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Susan was born to Daniel Anthony and Lucy Read. Anthony’s father Daniel was a cotton manufacturer and abolitionist, a stern but open-minded man who was born into the Quaker religion.He did not allow toys or amusements into the household, claiming that they would distract the soul from the “inner light.” Her mother Lucy was a student in Daniel’s school; the two fell in love and agreed to marry in 1817, but Lucy was less sure about marrying into the Society of Friends (Quakers). She was not a convinced Quaker and claimed that she was “not good enough” for them. 
 
Lucy Anthony was a progressive-minded woman. She attended the Rochester women’s rights convention held in August 1848, two weeks after the historic Seneca Falls Convention, and signed the Rochester convention’s Declaration of Sentiments. Lucy and Daniel Anthony enforced self-discipline, principled convictions, and belief in one’s own self-worth. Susan was a precocious child, having learned to read and write at age three. In 1826, when she was six years old, the Anthony family moved from Massachusetts to Battenville, New York. Susan was sent to attend a local district school, where a teacher refused to teach her long division because of her gender. Upon learning of the weak education she was receiving, her father promptly had her placed in a group home school, where he taught Susan himself. Mary Perkins, another teacher there, conveyed a progressive image of womanhood to Anthony, further fostering her growing belief in women’s equality. 
 
In 1839, the family moved to Hardscrabble, New York, in the wake of the panic and economic depression that followed. That same year, Anthony left home to teach and to help pay off her father’s debts. She taught first at Eunice Kenyon’s Friends’ Seminary, and then at the Canajoharie Academy in 1846, where she rose to become headmistress of the Female Department. Anthony’s first occupation inspired her to fight for wages equivalent to those of male teachers, since men earned roughly four times more than women for the same duties.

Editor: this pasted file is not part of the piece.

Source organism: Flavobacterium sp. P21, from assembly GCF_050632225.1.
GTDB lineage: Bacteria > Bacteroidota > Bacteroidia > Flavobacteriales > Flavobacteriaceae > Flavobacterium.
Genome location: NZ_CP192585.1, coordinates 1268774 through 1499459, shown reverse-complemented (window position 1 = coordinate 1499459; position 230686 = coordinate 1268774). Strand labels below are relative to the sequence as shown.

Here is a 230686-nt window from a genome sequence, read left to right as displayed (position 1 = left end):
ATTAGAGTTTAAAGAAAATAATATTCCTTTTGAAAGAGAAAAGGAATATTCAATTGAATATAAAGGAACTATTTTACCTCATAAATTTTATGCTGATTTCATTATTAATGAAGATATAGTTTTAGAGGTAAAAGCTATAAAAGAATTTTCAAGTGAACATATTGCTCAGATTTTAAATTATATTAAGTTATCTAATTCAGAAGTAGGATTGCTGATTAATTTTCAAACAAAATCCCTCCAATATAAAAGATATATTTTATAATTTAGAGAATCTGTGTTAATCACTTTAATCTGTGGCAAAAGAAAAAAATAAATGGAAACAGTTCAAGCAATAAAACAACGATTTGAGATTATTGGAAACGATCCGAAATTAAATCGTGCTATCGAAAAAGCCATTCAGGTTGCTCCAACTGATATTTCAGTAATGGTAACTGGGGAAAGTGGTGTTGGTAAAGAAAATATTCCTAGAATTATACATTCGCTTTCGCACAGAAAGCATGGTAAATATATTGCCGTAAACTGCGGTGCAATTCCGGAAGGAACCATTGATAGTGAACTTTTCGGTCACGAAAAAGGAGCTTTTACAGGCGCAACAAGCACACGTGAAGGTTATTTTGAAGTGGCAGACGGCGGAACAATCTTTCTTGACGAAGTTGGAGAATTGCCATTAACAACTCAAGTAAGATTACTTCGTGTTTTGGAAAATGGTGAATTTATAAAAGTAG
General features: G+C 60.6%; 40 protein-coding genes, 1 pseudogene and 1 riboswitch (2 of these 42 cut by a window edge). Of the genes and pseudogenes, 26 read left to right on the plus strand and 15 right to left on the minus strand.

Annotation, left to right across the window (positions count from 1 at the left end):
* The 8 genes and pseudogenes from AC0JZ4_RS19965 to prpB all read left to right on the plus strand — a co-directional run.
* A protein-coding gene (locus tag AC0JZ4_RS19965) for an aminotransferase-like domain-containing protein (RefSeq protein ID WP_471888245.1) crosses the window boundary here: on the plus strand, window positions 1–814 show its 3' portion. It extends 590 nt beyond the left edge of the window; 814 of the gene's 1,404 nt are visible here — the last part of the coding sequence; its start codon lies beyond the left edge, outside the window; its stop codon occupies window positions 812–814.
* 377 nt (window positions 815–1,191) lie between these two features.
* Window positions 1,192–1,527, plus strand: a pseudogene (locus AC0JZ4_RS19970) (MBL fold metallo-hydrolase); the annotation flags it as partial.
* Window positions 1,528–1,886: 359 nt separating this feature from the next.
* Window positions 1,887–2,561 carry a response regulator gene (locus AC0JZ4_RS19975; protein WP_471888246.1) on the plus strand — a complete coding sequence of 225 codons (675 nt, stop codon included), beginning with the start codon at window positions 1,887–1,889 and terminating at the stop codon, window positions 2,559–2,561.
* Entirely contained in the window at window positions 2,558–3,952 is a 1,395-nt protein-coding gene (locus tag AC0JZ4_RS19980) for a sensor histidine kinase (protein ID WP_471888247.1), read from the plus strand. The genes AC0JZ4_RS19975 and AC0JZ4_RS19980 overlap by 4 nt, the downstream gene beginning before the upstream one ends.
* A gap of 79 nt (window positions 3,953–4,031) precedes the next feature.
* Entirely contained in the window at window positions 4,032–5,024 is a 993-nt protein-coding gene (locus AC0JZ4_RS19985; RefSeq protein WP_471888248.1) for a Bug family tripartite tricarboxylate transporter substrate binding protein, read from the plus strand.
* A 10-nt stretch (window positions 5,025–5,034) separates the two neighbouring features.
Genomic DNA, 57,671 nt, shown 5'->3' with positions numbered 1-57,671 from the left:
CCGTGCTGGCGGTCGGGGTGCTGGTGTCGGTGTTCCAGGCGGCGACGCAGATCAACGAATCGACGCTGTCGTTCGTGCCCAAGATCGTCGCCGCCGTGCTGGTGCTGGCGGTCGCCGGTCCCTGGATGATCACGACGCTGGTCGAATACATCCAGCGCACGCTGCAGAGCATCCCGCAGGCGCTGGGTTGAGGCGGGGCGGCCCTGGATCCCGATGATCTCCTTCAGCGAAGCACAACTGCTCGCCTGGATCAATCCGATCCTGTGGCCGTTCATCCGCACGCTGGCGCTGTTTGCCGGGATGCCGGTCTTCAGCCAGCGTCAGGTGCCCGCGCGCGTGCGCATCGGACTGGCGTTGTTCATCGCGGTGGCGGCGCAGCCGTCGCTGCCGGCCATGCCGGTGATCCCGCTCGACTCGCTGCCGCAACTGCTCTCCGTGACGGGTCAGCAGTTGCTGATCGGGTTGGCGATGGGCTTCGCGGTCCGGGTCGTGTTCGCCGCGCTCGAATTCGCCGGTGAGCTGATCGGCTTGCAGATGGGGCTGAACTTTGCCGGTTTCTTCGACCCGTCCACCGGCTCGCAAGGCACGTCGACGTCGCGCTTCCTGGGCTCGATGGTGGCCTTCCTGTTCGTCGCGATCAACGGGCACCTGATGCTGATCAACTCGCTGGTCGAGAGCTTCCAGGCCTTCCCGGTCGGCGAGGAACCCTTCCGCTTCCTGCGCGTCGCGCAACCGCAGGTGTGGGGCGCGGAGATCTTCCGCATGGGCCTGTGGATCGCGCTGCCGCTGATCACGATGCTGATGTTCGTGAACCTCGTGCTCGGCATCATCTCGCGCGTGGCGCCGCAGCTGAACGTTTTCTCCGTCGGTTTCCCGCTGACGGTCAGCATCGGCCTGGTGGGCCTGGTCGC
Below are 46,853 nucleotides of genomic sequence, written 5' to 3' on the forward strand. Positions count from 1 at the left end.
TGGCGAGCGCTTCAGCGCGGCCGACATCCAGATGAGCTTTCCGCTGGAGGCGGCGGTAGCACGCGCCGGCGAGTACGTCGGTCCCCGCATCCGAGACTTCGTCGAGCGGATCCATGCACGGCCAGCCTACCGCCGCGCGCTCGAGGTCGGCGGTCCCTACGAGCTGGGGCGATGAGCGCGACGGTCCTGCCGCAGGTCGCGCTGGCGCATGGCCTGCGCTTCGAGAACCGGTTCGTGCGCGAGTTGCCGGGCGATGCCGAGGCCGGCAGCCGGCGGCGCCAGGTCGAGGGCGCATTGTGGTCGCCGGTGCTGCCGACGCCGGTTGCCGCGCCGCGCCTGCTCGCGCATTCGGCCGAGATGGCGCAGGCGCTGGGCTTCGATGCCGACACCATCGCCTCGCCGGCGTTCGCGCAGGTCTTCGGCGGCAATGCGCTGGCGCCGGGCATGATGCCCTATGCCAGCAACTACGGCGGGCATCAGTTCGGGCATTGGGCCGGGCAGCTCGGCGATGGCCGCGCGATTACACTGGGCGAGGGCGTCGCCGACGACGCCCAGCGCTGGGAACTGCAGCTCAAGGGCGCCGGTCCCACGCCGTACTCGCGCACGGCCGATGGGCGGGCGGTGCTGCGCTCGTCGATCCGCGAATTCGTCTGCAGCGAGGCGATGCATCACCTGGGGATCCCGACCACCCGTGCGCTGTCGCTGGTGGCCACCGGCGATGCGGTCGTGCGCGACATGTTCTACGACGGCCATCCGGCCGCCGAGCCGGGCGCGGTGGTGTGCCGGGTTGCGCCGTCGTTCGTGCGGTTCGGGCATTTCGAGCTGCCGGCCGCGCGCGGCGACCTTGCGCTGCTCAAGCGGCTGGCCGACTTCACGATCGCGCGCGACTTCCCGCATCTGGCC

In 1849, at age 29, Anthony quit teaching and moved to the family farm in Rochester, New York. She began to take part in conventions and gatherings related to the temperance movement. In Rochester, she attended the local Unitarian Church and began to distance herself from the Quakers, in part because she had frequently witnessed instances of hypocritical behavior such as the use of alcohol amongst Quaker preachers. As she got older, Anthony continued to move further away from organized religion in general, and she was later chastised by various Christian religious groups for displaying irreligious tendencies.
 
After retiring in 1900, Anthony remained in Rochester, where she died of heart disease and pneumonia in her house at 17 Madison Street on March 13, 1906.[18] She was buried at Mount Hope Cemetery. Following her death, the New York State Senate passed a resolution remembering her “unceasing labor, undaunted courage and unselfish devotion to many philanthropic purposes and to the cause of equal political rights for women
 

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